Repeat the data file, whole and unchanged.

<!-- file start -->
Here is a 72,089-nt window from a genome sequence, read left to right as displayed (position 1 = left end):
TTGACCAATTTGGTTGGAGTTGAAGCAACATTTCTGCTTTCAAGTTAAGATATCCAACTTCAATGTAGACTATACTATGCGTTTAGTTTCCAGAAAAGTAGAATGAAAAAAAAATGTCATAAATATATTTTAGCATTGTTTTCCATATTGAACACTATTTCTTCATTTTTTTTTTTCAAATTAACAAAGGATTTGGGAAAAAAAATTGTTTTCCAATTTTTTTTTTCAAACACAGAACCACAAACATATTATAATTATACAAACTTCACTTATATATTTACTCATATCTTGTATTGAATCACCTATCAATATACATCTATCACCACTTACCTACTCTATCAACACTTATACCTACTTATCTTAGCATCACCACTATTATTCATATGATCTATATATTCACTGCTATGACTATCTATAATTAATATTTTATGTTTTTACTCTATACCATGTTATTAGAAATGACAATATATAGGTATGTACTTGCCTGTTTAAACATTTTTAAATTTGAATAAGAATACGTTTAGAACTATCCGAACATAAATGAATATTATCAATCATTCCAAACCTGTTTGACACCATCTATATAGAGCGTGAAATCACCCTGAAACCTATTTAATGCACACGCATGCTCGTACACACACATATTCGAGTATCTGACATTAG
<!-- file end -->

Here is a 72,089-nt window from a genome sequence, read left to right as displayed (position 1 = left end):
TTGACCAATTTGGTTGGAGTTGAAGCAACATTTCTGCTTTCAAGTTAAGATATCCAACTTCAATGTAGACTATACTATGCGTTTAGTTTCCAGAAAAGTAGAATGAAAAAAAAATGTCATAAATATATTTTAGCATTGTTTTCCATATTGAACACTATTTCTTCATTTTTTTTTTTCAAATTAACAAAGGATTTGGGAAAAAAAATTGTTTTCCAATTTTTTTTTTCAAACACAGAACCACAAACATATTATAATTATACAAACTTCACTTATATATTTACTCATATCTTGTATTGAATCACCTATCAATATACATCTATCACCACTTACCTACTCTATCAACACTTATACCTACTTATCTTAGCATCACCACTATTATTCATATGATCTATATATTCACTGCTATGACTATCTATAATTAATATTTTATGTTTTTACTCTATACCATGTTATTAGAAATGACAATATATAGGTATGTACTTGCCTGTTTAAACATTTTTAAATTTGAATAAGAATACGTTTAGAACTATCCGAACATAAATGAATATTATCAATCATTCCAAACCTGTTTGACACCATCTATATAGAGCGTGAAATCACCCTGAAACCTATTTAATGCACACGCATGCTCGTACACACACATATTCGAGTATCTGACATTAG